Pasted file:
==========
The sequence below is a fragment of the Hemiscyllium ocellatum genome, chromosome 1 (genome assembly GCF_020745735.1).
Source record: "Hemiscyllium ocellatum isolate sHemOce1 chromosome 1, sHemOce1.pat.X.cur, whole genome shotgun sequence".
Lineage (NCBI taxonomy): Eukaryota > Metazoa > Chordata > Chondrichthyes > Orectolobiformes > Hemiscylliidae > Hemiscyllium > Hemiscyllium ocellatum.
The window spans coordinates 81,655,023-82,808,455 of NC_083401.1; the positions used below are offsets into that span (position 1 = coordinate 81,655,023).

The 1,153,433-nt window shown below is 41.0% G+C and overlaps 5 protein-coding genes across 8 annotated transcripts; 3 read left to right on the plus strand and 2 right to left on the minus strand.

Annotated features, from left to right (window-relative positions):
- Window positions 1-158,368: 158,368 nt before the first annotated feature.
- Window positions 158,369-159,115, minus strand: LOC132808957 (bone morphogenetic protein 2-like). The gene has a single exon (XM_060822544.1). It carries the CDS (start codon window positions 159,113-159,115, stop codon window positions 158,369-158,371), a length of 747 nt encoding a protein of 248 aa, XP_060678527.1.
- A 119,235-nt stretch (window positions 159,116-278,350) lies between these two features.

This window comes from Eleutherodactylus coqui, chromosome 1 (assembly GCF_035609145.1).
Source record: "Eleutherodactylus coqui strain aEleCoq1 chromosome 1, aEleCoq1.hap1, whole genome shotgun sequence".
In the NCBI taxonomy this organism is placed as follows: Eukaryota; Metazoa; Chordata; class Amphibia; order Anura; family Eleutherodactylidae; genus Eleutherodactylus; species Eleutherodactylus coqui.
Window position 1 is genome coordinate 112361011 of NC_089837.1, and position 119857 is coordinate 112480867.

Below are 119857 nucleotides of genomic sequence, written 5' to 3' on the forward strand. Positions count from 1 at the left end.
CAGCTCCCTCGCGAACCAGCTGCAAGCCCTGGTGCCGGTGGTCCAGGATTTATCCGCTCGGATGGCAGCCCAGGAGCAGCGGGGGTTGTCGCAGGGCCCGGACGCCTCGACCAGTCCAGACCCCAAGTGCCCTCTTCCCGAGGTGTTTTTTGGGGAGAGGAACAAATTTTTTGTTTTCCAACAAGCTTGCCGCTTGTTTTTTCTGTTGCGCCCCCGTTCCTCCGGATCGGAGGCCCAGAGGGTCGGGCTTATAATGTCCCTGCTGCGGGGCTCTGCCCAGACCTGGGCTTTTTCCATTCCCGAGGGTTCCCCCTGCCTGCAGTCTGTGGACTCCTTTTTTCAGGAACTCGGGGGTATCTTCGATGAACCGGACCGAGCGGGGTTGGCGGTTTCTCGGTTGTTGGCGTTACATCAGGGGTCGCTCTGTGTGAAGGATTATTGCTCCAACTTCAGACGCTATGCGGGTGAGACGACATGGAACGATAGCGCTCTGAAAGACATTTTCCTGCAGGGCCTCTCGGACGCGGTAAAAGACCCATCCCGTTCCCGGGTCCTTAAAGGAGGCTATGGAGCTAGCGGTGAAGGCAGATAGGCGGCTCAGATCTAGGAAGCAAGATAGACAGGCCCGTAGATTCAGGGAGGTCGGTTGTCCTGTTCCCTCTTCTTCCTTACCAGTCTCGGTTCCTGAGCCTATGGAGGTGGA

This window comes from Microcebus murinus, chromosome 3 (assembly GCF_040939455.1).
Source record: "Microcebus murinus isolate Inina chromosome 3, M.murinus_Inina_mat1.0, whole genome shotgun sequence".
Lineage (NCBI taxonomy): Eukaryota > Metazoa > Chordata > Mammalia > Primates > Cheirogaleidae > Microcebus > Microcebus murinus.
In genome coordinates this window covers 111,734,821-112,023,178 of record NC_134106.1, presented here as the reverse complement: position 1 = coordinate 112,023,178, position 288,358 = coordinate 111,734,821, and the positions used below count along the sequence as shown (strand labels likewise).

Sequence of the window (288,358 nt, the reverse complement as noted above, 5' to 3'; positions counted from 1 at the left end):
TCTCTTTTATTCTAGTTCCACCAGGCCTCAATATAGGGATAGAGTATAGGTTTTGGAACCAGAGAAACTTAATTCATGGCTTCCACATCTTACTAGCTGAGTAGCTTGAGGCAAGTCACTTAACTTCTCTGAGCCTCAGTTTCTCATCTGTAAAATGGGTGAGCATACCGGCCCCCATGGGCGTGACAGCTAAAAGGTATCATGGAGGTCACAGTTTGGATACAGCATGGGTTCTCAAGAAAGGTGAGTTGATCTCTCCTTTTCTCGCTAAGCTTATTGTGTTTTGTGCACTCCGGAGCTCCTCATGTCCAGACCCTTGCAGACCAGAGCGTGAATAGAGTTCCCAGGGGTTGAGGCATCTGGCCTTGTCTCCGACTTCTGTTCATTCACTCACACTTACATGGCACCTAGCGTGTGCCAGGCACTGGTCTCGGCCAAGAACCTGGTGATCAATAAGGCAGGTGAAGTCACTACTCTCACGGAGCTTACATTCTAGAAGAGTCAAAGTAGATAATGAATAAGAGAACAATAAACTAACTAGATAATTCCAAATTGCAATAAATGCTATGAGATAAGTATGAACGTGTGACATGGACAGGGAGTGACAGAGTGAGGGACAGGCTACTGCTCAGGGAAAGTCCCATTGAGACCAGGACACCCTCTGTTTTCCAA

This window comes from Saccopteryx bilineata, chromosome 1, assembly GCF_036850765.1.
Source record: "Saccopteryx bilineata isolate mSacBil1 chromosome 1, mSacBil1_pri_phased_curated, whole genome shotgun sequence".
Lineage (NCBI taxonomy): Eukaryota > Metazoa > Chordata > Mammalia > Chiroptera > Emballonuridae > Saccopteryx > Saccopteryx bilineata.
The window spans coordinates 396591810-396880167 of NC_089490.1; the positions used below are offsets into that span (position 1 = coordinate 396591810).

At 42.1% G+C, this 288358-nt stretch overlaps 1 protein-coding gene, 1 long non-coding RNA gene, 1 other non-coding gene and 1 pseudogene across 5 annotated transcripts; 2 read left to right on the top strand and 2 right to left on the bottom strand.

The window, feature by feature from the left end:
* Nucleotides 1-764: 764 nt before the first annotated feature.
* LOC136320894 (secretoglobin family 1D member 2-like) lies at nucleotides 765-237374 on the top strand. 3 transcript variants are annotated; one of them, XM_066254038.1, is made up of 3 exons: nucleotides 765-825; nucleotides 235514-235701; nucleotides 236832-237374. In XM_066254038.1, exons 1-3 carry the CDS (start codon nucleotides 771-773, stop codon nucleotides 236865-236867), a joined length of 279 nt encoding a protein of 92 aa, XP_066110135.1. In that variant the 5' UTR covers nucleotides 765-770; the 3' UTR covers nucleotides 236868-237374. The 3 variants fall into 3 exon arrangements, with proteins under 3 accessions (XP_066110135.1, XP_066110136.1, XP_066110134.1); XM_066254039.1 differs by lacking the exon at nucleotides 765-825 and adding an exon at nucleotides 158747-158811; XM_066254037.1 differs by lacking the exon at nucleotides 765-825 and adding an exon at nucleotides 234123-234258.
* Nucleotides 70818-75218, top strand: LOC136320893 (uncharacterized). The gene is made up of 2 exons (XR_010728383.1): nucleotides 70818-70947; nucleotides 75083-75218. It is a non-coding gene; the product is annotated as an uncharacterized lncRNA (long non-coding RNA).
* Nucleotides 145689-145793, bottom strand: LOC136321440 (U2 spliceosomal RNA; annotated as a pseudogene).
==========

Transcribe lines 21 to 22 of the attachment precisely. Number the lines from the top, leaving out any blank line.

TCTCTTTTATTCTAGTTCCACCAGGCCTCAATATAGGGATAGAGTATAGGTTTTGGAACCAGAGAAACTTAATTCATGGCTTCCACATCTTACTAGCTGAGTAGCTTGAGGCAAGTCACTTAACTTCTCTGAGCCTCAGTTTCTCATCTGTAAAATGGGTGAGCATACCGGCCCCCATGGGCGTGACAGCTAAAAGGTATCATGGAGGTCACAGTTTGGATACAGCATGGGTTCTCAAGAAAGGTGAGTTGATCTCTCCTTTTCTCGCTAAGCTTATTGTGTTTTGTGCACTCCGGAGCTCCTCATGTCCAGACCCTTGCAGACCAGAGCGTGAATAGAGTTCCCAGGGGTTGAGGCATCTGGCCTTGTCTCCGACTTCTGTTCATTCACTCACACTTACATGGCACCTAGCGTGTGCCAGGCACTGGTCTCGGCCAAGAACCTGGTGATCAATAAGGCAGGTGAAGTCACTACTCTCACGGAGCTTACATTCTAGAAGAGTCAAAGTAGATAATGAATAAGAGAACAATAAACTAACTAGATAATTCCAAATTGCAATAAATGCTATGAGATAAGTATGAACGTGTGACATGGACAGGGAGTGACAGAGTGAGGGACAGGCTACTGCTCAGGGAAAGTCCCATTGAGACCAGGACACCCTCTGTTTTCCAA

This window comes from Saccopteryx bilineata, chromosome 1, assembly GCF_036850765.1.